2. It's a means by which we can glean succinct, pithy information in lieu of spouting-off, because of the 140-character confines and tools like the hashtag (which collects comments by topic).
  3. It's a source of "algorithmic authority", in his words, "meaning that if all kinds of people are pointing at the same thing at the same instant, it must be a pretty big deal."
Okay. Fine. I cede those points. It's an effective, efficient mode of communication in an information-inundated technological climate. But in the milieu of writing, it is also a loss of voice. And what do writers have if they don't have their voice? Every writing instructor and magazine editor has imparted the fact that cutthroat editing, writing short and sweet, is a greater challenge than writing lengthily with eloquence. So I'm not implying that the Twitter platform is fundamentally opposed to strong writing. But the users, as a vast whole, are.

I support the use of social media products like Facebook and Twitter for just that- social media. But the threat of corrosion of quality news media and literary craft is undeniably due, in part, to the spreading-like-a-virus use of these communicative tools. Why painstakingly construct a well-reported and -composed piece of narrative writing to spark debate when an economical 140-character message blasted into the digital cosmos will accomplish the same? I'm not claiming that award-worthy writing is dead, or dying. I'm just worried that the overlap in usage- social and professional- in a creative product like Twitter is working toward a level medium in which we'll forget there was ever a difference between the two.

Perhaps the most worrisome: Carr wrote his editorial January 1, the first day of a new decade. A coincidence? Or is his message, then, harbinger of our publishing future?

Monday, May 10, 2010

Edible Book Festival 2010

Sometimes it seems like there's no end to the reimagination of traditional publishing. Cell phone novels? Poetry television? Movie trailers for books? We're on the cusp of a new epoch, and it's anyone's guess as to what the landscape will look like in even five years. Some of these ventures I disparage for their corrosion of valuable writing; some for their utter ridiculousness. But there's nothing wrong with a dose of whimsy.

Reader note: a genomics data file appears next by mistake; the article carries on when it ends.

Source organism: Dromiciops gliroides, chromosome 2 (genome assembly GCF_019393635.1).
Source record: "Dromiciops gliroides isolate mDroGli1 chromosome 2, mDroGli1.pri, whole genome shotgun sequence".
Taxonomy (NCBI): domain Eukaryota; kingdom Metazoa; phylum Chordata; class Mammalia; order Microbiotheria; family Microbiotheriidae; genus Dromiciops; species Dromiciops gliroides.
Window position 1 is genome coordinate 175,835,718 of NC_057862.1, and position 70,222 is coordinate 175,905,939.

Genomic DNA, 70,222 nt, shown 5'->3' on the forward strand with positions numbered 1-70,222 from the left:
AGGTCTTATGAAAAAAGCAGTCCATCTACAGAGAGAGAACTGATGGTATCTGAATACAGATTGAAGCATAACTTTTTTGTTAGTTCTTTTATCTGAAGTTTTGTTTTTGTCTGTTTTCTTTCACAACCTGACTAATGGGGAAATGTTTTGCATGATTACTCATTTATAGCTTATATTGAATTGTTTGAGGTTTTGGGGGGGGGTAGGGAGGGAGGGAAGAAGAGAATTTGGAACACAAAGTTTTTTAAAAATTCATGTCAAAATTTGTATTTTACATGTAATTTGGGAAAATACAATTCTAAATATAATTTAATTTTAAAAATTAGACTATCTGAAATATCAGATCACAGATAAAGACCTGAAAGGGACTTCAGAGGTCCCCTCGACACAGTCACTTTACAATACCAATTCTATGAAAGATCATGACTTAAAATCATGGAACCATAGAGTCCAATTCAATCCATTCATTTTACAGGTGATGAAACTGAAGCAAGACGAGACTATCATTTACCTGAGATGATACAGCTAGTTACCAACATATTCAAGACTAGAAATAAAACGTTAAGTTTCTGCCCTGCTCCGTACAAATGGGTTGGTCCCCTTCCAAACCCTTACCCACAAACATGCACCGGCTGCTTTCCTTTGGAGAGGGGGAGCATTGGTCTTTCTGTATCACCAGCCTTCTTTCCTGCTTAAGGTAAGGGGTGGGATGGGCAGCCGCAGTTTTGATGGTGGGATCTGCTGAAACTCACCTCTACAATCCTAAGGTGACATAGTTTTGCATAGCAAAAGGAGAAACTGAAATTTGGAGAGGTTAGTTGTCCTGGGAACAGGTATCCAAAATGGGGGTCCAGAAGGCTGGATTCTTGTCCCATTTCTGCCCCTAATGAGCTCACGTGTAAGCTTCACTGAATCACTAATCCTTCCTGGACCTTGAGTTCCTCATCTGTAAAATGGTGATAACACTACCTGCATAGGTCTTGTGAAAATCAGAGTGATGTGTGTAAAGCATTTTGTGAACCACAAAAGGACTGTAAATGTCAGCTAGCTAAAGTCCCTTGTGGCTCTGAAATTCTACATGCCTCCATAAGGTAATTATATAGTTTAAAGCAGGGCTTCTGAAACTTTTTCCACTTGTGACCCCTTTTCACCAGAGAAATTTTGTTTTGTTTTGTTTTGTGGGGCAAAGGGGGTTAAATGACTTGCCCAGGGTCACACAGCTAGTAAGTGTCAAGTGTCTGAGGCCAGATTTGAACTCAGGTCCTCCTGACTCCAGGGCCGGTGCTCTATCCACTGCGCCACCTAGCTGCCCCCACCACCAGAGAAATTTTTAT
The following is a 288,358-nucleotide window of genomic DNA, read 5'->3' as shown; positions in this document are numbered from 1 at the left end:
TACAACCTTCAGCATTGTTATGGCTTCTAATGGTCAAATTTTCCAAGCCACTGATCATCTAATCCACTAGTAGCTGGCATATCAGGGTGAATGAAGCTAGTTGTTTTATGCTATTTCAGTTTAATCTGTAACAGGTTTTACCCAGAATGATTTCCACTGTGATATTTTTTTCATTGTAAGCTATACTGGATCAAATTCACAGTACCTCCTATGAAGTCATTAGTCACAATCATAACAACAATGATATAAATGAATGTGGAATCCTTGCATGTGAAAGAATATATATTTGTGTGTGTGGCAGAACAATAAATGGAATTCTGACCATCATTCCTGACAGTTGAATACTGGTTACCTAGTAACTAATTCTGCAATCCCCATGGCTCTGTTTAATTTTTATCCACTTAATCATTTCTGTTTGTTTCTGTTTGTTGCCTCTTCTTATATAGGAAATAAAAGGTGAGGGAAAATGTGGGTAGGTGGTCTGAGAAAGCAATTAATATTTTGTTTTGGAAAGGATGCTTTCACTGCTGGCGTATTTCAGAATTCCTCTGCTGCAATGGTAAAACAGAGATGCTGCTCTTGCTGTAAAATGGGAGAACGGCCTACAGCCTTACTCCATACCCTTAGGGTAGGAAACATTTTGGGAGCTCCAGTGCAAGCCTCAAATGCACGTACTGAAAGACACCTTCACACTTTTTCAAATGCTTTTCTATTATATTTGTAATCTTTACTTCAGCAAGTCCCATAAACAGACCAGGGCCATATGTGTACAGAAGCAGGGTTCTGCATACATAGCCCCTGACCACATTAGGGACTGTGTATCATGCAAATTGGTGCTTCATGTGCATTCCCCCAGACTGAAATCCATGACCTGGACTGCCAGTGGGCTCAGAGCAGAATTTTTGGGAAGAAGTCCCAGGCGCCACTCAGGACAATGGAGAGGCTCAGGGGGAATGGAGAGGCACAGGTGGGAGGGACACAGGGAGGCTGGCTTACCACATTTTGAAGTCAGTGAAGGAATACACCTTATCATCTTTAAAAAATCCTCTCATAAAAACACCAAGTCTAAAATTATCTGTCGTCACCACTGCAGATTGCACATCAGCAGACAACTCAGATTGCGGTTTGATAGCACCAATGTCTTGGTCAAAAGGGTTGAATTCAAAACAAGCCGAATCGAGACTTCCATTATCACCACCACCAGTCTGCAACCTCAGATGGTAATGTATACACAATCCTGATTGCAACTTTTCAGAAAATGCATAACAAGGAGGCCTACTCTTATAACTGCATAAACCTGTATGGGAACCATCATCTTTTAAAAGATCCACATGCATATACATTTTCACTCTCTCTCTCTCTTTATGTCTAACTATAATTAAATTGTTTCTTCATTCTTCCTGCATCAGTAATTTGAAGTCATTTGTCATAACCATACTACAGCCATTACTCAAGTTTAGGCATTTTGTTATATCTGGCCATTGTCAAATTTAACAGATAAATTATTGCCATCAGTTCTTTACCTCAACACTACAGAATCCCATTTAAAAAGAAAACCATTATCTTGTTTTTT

And so I applaud the efforts of the Topeka, Kansas library's fourth annual Edible Book Festival 2010. Organizer Brea Black called the caliber of the entries "amazing". That's a combination of "witty", "mouth-watering" and "literarily sophisticated."

Cooking and booking: two passions of mine, and many others. Thinking creatively about moving publishing into the future has no downside; especially when it leads to edible solutions!

Thursday, May 6, 2010

Stalking the Stock

"Birds of a feather flock together," the saying goes. Translation: you can judge people by the company they keep. I've taken this a step further: I cop to judging people by the literary company they keep.

The first thing I'm drawn to in someone's apartment, or house, or office, is their book collection. I can't help but pass some light judgement based on their reading material. The New York Times' Book Bench blog has a feature called The Subconscious Shelf wherein readers submit snapshots of their bookshelves for analysis.

The "Subconscious Shelf" bolsters my view that you can judge people by their (book) covers. You can glean what genres and time periods and authors interest them most, yes, but you can also gauge their personality: a Dave Barry collection amid the great classics suggests a sparkle of wit in an otherwise serious academic; a Dan Brown novel among contemporary Pulitzer- and PEN/Faulkner- winners conveys a desire to treat the modern literary landscape democratically, politics-driven award committees be damned. The way a reader organizes their shelf also speaks volumes: are they scatter-brained-professor disheveled, fastidiously color-coded neat, architecturally inclined?

Stacked Up TV Productions is another initiative in highlighting readers', in this case specifically writers', shelves. The company's blog explains,

"A mashup of MTV’s Cribs, Oprah’s Book Club and The Paris Review, each five-minute Stacked Up episode features one of your favorite writers giving an insider’s tour of his or her library. We’ve found the best way to know writers is by the books they keep."
Readers beget writers, so what better tool of analysis of a writer than to "read"- evaluate- their collection of books? Of course, this appraisal is lost with the advent of eReaders. With covers masked and physical book collections dwindling in favor of Kindle- and Nook-loadable texts, the opportunity to uncover even a tidbit of insider information about a reader is dissolving. That is, unless we can outpace technology's seam-ripping of the integrated reading community and simply ask someone, "What do you like to read?"